The World from Berlin 'Berlin Is Playing into the Hands of the Chinese'
Trade was the focus of the meeting of German and Chinese leaders in Berlin this week, with German companies eager to get a piece of the massive Chinese market. But commentators warn of the dangers of becoming too dependent on the emerging Asian superpower.
Four years ago, when German Chancellor Angela Merkel received the Tibetan leader the Dalai Lama in Berlin, China reacted with anger -- and German industrial leaders, worried at the possible loss of lucrative contracts with the emerging economic powerhouse, reacted with horror.
They had no need to worry this time around. The Chinese delegation that visited Berlin on Monday and Tuesday, where they took part in the two countries' first joint cabinet meeting, received a warm welcome. Merkel, borrowing the same words used by her guest, said that the visit of Chinese Premier Wen Jiabao marked a "new chapter" in the strategic partnership between the two countries.
Human rights activists who had been pushing Merkel to be tough on China's track record were likely disappointed by the visit. Although the German chancellor talked of her pleasure at the release of the artist Ai Weiwei and other political prisoners and called for "transparent" legal proceedings, the focus of the meeting was very much on trade.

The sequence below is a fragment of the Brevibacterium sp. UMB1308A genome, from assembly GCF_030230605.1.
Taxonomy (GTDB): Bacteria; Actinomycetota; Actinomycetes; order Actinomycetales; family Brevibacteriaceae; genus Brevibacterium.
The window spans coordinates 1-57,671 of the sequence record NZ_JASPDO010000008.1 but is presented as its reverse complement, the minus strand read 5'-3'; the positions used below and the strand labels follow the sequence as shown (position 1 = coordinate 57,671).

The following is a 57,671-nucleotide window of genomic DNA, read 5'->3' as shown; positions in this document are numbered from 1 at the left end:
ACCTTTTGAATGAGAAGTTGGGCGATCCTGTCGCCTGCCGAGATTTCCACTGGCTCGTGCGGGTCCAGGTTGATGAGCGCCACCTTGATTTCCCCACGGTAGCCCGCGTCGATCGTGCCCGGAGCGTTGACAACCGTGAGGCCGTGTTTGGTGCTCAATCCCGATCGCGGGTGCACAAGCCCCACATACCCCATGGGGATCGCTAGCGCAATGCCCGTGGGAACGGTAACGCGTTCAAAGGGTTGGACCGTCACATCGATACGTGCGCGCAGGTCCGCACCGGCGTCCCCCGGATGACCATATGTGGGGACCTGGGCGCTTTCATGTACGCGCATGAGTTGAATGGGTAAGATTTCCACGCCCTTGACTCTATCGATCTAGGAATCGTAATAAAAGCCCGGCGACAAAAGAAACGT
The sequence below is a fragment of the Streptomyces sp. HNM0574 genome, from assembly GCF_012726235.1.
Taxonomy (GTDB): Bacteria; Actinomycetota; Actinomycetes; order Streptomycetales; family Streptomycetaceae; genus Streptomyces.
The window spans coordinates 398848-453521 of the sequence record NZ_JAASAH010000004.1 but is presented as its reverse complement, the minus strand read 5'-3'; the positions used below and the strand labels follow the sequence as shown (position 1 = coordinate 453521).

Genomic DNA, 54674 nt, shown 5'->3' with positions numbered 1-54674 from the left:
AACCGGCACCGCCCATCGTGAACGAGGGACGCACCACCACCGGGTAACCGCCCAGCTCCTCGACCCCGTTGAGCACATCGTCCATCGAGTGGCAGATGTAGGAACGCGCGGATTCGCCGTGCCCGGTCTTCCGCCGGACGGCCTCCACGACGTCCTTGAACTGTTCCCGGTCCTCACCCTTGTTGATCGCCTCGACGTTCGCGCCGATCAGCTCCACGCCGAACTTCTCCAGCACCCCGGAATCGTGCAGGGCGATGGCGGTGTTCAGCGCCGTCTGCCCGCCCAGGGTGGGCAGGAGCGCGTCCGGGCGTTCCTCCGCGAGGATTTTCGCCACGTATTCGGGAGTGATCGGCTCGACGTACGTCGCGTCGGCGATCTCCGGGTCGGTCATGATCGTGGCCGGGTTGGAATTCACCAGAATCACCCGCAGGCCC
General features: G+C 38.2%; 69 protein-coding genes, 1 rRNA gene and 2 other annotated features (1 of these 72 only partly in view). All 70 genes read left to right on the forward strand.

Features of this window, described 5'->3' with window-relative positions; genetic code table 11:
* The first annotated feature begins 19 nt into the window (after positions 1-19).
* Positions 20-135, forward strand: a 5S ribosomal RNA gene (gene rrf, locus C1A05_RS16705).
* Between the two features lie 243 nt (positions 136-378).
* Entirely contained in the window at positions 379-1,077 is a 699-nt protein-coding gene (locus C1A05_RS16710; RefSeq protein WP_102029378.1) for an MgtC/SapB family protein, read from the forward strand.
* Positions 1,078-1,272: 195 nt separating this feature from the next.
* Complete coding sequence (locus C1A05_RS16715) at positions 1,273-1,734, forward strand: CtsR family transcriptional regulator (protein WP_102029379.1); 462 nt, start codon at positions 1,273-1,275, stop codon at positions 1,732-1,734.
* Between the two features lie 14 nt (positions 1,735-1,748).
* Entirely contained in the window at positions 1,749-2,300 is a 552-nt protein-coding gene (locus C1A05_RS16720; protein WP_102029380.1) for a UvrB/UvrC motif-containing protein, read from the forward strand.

Merkel said that the two countries want to increase their annual bilateral trade volume to 200 billion ($284 billion) by 2015, up from last year's total of just over 130 billion. Wen expressed the hope that Germany and China might even double their trade volume within the next five years.
A Critical Look
The two leaders also signed a whole series of contracts -- 14 in total. Among them was an agreement for China to be the partner country for the Hannover Messe trade show in 2012 and the construction of a German consulate in the Chinese city of Shenyang. The two sides also pledged to work more closely together on issues of justice, climate control and renewable energies.
In addition, contracts were signed with German companies worth a total of 10.6 billion, including the purchase of 62 Airbus A320 passenger jets. Volkswagen also inked a deal with its Chinese partner FAW on the construction of a new factory in China while Daimler and Siemens also concluded investment deals with their Chinese partners.
The euro crisis was a further topic discussed at the summit. With roughly 26 percent of its currency reserves invested in euro-denominated assets, China has a major interest in seeing the currency remain stable. "If Europe has problems, we will lend a helping hand," Wen Jiabao said. If necessary, he added, China would buy up an appropriate amount of the sovereign bonds of euro-zone countries. Merkel, in turn, assured him that "we will take care of solidarity and solidity in the euro zone."